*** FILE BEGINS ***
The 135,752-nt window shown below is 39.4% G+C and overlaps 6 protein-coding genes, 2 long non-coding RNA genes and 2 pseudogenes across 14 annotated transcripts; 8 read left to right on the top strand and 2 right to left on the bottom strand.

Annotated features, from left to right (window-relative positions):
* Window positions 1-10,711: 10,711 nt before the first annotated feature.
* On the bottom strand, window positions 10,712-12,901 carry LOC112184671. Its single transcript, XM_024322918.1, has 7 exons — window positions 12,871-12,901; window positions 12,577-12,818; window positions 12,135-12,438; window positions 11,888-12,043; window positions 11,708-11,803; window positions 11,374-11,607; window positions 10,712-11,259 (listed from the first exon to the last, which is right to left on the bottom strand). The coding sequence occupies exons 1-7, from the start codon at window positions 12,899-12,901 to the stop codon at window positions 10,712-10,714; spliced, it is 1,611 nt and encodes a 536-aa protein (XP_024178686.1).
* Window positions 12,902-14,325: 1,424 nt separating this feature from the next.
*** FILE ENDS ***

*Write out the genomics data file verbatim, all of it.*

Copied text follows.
The 135,752-nt window shown below is 39.4% G+C and overlaps 6 protein-coding genes, 2 long non-coding RNA genes and 2 pseudogenes across 14 annotated transcripts; 8 read left to right on the top strand and 2 right to left on the bottom strand.

Annotated features, from left to right (window-relative positions):
* Window positions 1-10,711: 10,711 nt before the first annotated feature.
* On the bottom strand, window positions 10,712-12,901 carry LOC112184671. Its single transcript, XM_024322918.1, has 7 exons — window positions 12,871-12,901; window positions 12,577-12,818; window positions 12,135-12,438; window positions 11,888-12,043; window positions 11,708-11,803; window positions 11,374-11,607; window positions 10,712-11,259 (listed from the first exon to the last, which is right to left on the bottom strand). The coding sequence occupies exons 1-7, from the start codon at window positions 12,899-12,901 to the stop codon at window positions 10,712-10,714; spliced, it is 1,611 nt and encodes a 536-aa protein (XP_024178686.1).
* Window positions 12,902-14,325: 1,424 nt separating this feature from the next.